The Top 14er’s to Hike.

posted in: Best Hike Lists | 0

Colorado has 54 official peaks that are 14,000 feet or higher, as well as some other peaks that are too close to other 14’ers to qualify themselves. The highest is Mt. Elbert at 14,433. Many of them can be summitted with a dayhike, but many of them require technical climbing ability and equipment. Some peaks are non-technical in mid-summer but technical the rest of the year.

Here is my list of  the best 14’ers to hike. None of these require technical climbing in mid-summer.


Long’s Peak: The 15th highest fourteener at 14,255 feet is also Colorado’s northernmost, and is one of the few high peaks that is East of the Continental Divide. This mountain is located within Rocky Mountain National Park and is accessed from a trailhead and tent campground off of the Peak to Peak Highway. The Keyhole route is the most popular hiking route to the summit, although there are other routes that are slightly more difficult but less crowded. If the 14 mile total length seems too much for a dayhike, you can backpack camp at the Boulderfield, which is an amazing experience in itself. If you choose to camp at the boulderfield, be sure to make your reservations months in advance.


Mt. Elbert: The highest point in Colorado, near Twin Lakes and Leadville, makes a perfect length dayhike of around 9 miles, with no real difficult sections. Ascend to the summit knowing you will be standing atop the highest piece of land  for over 500 miles in any direction. And on a clear day, you will know it from the views.


Mt. Bierstadt: This mountain near Georgetown is an easy drive up from Denver and an easy 7.4 mile dayhike. Ascend to 14,060 feet and watch the tourist cars crawl like ants to the top of Mt. Evans nearby. Check out my guide and GPS tracks here: Mt. Bierstatd GPS Tracks

Colorado’s Best Fall Color Hikes

posted in: Best Hike Lists | 0

Fall is one of my favorite times of the year to hike. The scenery is quite extraordinary. Maybe not quite as colorful as the east and midwest, but they don’t have the backdrop of high snowy peaks in the distance either. These are my picks for the top fall hikes.

Timing: Timing is critical for these hikes if you wish to see fall colors at their peak. Unfortunately there is no hard and fast guide because it is a little different every year. The Aspens will start changing at the highest elevations in late August. The peak is typically mid-September, and gets earlier as altitude rises.

Most Popular

Kenosha Pass: Every year, huge crowds assemble at Kenosha Pass near Fairplay, directly on route 285. And I have to agree, it truly is the best leaf peeping I’ve seen in Colorado. The area has become so overcrowded, however, that I rarely go there anymore. The crowds really ruin the atmosphere of the place. But if you can get there on a weekday, you definitely should!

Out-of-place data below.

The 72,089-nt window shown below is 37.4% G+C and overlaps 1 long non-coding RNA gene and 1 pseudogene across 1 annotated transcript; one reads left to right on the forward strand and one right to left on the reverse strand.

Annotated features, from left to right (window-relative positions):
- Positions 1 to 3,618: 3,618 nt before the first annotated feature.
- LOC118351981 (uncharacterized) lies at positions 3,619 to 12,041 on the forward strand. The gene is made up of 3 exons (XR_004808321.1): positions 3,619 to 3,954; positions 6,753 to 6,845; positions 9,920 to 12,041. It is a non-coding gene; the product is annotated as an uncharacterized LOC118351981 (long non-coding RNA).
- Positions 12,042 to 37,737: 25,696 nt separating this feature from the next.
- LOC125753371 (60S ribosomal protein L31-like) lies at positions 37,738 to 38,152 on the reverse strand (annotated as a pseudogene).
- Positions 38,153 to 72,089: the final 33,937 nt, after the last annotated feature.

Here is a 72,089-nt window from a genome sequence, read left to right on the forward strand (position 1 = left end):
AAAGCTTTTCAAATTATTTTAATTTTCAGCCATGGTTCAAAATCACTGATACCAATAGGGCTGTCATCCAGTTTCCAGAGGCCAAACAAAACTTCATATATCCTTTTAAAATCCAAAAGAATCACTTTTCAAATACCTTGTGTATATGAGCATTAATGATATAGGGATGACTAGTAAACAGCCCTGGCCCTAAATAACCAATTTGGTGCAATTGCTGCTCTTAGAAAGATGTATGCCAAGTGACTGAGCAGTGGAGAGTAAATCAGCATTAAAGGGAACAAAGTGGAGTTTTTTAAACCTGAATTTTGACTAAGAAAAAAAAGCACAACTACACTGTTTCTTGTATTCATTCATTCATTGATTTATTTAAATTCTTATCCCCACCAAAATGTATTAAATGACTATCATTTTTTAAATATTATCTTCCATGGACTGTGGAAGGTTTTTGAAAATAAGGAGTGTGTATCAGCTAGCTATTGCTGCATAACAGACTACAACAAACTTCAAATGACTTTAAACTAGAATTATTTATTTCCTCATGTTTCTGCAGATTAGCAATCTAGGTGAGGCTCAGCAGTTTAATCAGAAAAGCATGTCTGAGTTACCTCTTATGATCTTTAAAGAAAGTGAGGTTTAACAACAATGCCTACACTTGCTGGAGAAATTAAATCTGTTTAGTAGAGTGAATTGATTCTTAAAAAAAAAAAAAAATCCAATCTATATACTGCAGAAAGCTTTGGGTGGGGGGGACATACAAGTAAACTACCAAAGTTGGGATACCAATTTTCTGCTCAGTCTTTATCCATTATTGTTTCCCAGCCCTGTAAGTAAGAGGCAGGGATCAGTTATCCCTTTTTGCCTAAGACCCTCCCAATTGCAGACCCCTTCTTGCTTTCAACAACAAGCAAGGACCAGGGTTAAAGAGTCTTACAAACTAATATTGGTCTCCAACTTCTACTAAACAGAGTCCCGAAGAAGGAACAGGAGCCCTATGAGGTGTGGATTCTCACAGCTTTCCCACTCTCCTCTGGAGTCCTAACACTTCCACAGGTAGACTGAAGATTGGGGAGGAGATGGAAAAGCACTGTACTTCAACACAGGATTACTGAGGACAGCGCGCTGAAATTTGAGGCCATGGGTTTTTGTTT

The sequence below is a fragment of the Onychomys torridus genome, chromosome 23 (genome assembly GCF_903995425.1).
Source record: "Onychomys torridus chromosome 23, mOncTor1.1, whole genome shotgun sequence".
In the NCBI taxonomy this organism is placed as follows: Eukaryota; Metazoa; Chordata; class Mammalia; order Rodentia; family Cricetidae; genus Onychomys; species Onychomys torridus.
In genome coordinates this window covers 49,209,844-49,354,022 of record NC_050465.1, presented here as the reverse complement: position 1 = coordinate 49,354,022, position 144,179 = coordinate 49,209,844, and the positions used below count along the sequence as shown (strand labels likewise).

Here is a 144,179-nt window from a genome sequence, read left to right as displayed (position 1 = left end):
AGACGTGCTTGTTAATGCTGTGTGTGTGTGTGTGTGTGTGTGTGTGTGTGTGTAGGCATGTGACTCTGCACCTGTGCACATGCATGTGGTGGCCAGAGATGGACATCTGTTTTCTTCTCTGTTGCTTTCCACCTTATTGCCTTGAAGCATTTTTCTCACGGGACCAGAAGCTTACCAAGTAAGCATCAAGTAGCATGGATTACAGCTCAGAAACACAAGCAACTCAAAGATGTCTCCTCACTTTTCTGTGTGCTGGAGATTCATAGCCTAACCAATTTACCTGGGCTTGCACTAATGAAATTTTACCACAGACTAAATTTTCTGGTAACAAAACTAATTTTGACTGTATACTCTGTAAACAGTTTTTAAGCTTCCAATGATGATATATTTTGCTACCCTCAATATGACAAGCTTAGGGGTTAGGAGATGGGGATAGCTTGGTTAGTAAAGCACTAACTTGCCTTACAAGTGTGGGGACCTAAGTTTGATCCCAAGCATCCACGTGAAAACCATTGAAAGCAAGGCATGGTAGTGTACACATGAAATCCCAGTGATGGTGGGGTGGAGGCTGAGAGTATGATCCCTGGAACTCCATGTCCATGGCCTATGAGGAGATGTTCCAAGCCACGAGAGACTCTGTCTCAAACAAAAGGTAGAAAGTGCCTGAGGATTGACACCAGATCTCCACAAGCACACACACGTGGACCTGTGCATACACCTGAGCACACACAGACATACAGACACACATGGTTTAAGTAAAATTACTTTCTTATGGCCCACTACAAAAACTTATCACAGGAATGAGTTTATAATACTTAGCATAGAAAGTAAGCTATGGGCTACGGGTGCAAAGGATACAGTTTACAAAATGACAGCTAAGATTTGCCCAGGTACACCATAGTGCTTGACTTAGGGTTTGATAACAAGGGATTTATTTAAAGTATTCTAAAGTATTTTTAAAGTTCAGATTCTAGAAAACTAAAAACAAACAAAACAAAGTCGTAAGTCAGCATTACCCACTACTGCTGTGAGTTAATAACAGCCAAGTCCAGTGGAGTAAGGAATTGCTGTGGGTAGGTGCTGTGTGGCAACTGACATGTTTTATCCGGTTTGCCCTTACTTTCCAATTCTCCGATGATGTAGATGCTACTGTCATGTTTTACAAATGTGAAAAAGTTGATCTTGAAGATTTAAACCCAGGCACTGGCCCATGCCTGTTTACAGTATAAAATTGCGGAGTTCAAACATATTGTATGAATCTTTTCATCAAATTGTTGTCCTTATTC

Hell’s Hole Trail: Don’t let the name scare you, this is an amazing hike in the Mt. Evans Wilderness west of Idaho Springs. The high elevation means you better do this one early. Mid-September is usually the height of color for this one. There is plenty of colorful ground cover in addition to the Aspens, especially as you get near Tundra level. Hell’s Hole Trail Description


Wheat Ridge Greenbelt: The lower altitude of this trail system near Golden makes for great October sightseeing. It is also paved most of the way and suitable for road bikes and mountain bikes. My favorite place to start is the trailhead just past the the Youngfield WalMart, then head east along Clear Creek through park after park along the Greenbelt. Wheat Ridge Greenbelt Information

Snow and Avalanche Report

posted in: Winter | 0

Colorado maintains an Avalanche Information Center to ensure the safety of anyone who travels in the Colorado winter backcountry. If you don’t know how to read the avalanche report, you don’t belong in the backcountry! It’s that important to your life. There are avalanche awareness courses taught at REI stores and elsewhere that can teach you how to read the avalanche report and provide the basic information you need to make informed decisions in the backcountry.

List of every ski area in Colorado

posted in: Winter | 0

This is a list of every alpine ski area I know of in Colorado. I’m sure I’m missing quite a few of the backcountry sites so let me know and I’ll add them. Click on them to go to the area’s web site.

The dollar signs: indicate approximate relative cost of the commercial areas. Five $$$$$ is most expensive and one $ is least expensive. Of course the resorts with more $ sometimes have more to offer.

The numbers: represent the approximate driving time in hours from Denver, typically rounded UP to the nearest hour.

  Commercial Ski Areas / Resorts

Arapahoe Basin $$$ 1 Monarch $$$$ 4
Aspen-Snowmass $$$$$ 5 Powderhorn $$ 4
Beaver Creek $$$$$ 2Silverton Mountain $$$ 5
Breckenridge $$$$$ 2Ski Cooper $$ 2
Copper Mountain $$$$ 2Ski Granby Ranch $$$ 2
Crested Butte $$$$ 5Steamboat $$$$ 4
Durango/Purgatory $$$ 7Sunlight $$ 3
Echo Mountain $$ 1Telluride $$$$$ 7
Eldora Ski Area $$$ 1Winter Park $$$$ 1
Howelson Hill $ 4Wolf Creek $$$ 5
Keystone $$$$$ 1Vail $$$$$ 2
Loveland Ski Area $$$ 1

The major free and backcountry Areas

Berthoud Pass 1
Flattop Mountain (RMNP) *fee to enter park 2
Hidden Valley (RMNP) *fee to enter park 2
Loveland Pass 1
Ruby Hill Rail Yard 0
St. Mary’s Glacier (year-round) 1
Guanella Pass 1